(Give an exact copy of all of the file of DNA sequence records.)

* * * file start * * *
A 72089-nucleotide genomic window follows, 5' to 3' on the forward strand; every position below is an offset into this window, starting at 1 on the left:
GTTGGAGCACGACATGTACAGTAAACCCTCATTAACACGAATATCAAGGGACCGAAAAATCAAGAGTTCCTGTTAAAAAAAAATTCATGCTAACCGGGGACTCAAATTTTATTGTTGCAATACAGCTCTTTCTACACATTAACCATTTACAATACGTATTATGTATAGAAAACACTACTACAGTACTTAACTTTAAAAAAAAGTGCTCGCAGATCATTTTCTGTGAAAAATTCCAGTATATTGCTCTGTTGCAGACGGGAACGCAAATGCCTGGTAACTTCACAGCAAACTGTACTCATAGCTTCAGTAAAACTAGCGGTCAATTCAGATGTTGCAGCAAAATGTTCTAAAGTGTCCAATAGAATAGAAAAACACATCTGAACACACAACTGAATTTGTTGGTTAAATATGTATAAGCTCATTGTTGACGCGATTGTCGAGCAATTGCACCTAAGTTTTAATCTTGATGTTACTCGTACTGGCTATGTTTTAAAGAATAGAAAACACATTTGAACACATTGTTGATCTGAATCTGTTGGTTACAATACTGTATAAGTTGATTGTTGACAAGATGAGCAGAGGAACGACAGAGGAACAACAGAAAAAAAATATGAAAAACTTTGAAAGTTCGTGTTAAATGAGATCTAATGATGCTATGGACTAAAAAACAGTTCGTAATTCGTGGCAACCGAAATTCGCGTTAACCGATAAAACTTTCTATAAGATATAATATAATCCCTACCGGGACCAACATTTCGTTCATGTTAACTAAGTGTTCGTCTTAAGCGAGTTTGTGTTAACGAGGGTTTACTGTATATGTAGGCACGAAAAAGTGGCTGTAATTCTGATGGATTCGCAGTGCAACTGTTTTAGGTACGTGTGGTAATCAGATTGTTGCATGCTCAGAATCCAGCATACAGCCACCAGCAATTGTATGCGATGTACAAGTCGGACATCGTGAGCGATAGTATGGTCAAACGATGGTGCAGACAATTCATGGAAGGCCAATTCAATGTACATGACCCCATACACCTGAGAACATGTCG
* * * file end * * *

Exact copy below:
A 72089-nucleotide genomic window follows, 5' to 3' on the forward strand; every position below is an offset into this window, starting at 1 on the left:
GTTGGAGCACGACATGTACAGTAAACCCTCATTAACACGAATATCAAGGGACCGAAAAATCAAGAGTTCCTGTTAAAAAAAAATTCATGCTAACCGGGGACTCAAATTTTATTGTTGCAATACAGCTCTTTCTACACATTAACCATTTACAATACGTATTATGTATAGAAAACACTACTACAGTACTTAACTTTAAAAAAAAGTGCTCGCAGATCATTTTCTGTGAAAAATTCCAGTATATTGCTCTGTTGCAGACGGGAACGCAAATGCCTGGTAACTTCACAGCAAACTGTACTCATAGCTTCAGTAAAACTAGCGGTCAATTCAGATGTTGCAGCAAAATGTTCTAAAGTGTCCAATAGAATAGAAAAACACATCTGAACACACAACTGAATTTGTTGGTTAAATATGTATAAGCTCATTGTTGACGCGATTGTCGAGCAATTGCACCTAAGTTTTAATCTTGATGTTACTCGTACTGGCTATGTTTTAAAGAATAGAAAACACATTTGAACACATTGTTGATCTGAATCTGTTGGTTACAATACTGTATAAGTTGATTGTTGACAAGATGAGCAGAGGAACGACAGAGGAACAACAGAAAAAAAATATGAAAAACTTTGAAAGTTCGTGTTAAATGAGATCTAATGATGCTATGGACTAAAAAACAGTTCGTAATTCGTGGCAACCGAAATTCGCGTTAACCGATAAAACTTTCTATAAGATATAATATAATCCCTACCGGGACCAACATTTCGTTCATGTTAACTAAGTGTTCGTCTTAAGCGAGTTTGTGTTAACGAGGGTTTACTGTATATGTAGGCACGAAAAAGTGGCTGTAATTCTGATGGATTCGCAGTGCAACTGTTTTAGGTACGTGTGGTAATCAGATTGTTGCATGCTCAGAATCCAGCATACAGCCACCAGCAATTGTATGCGATGTACAAGTCGGACATCGTGAGCGATAGTATGGTCAAACGATGGTGCAGACAATTCATGGAAGGCCAATTCAATGTACATGACCCCATACACCTGAGAACATGTCG